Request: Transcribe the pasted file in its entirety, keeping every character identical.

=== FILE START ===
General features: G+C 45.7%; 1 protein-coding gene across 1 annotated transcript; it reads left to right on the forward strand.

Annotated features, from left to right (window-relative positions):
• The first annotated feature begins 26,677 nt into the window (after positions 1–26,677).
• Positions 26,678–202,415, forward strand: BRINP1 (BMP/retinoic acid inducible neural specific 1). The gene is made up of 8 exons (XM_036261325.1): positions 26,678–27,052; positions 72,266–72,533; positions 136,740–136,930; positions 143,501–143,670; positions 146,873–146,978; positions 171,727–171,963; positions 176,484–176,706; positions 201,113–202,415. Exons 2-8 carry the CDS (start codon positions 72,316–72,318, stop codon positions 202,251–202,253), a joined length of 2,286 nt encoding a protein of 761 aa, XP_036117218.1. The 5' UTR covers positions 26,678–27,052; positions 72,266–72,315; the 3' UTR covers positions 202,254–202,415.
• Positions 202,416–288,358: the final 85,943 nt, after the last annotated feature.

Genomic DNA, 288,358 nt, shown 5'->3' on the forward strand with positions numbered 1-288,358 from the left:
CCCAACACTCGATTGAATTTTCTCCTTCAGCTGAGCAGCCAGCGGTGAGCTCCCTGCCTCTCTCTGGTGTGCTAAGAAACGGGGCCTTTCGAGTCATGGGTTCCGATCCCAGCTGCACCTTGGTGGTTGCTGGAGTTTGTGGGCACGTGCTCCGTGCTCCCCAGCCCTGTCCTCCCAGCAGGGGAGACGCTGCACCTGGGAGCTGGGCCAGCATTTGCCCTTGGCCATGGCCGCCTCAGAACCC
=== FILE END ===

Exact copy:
General features: G+C 45.7%; 1 protein-coding gene across 1 annotated transcript; it reads left to right on the forward strand.

Annotated features, from left to right (window-relative positions):
• The first annotated feature begins 26,677 nt into the window (after positions 1–26,677).
• Positions 26,678–202,415, forward strand: BRINP1 (BMP/retinoic acid inducible neural specific 1). The gene is made up of 8 exons (XM_036261325.1): positions 26,678–27,052; positions 72,266–72,533; positions 136,740–136,930; positions 143,501–143,670; positions 146,873–146,978; positions 171,727–171,963; positions 176,484–176,706; positions 201,113–202,415. Exons 2-8 carry the CDS (start codon positions 72,316–72,318, stop codon positions 202,251–202,253), a joined length of 2,286 nt encoding a protein of 761 aa, XP_036117218.1. The 5' UTR covers positions 26,678–27,052; positions 72,266–72,315; the 3' UTR covers positions 202,254–202,415.
• Positions 202,416–288,358: the final 85,943 nt, after the last annotated feature.

Genomic DNA, 288,358 nt, shown 5'->3' on the forward strand with positions numbered 1-288,358 from the left:
CCCAACACTCGATTGAATTTTCTCCTTCAGCTGAGCAGCCAGCGGTGAGCTCCCTGCCTCTCTCTGGTGTGCTAAGAAACGGGGCCTTTCGAGTCATGGGTTCCGATCCCAGCTGCACCTTGGTGGTTGCTGGAGTTTGTGGGCACGTGCTCCGTGCTCCCCAGCCCTGTCCTCCCAGCAGGGGAGACGCTGCACCTGGGAGCTGGGCCAGCATTTGCCCTTGGCCATGGCCGCCTCAGAACCC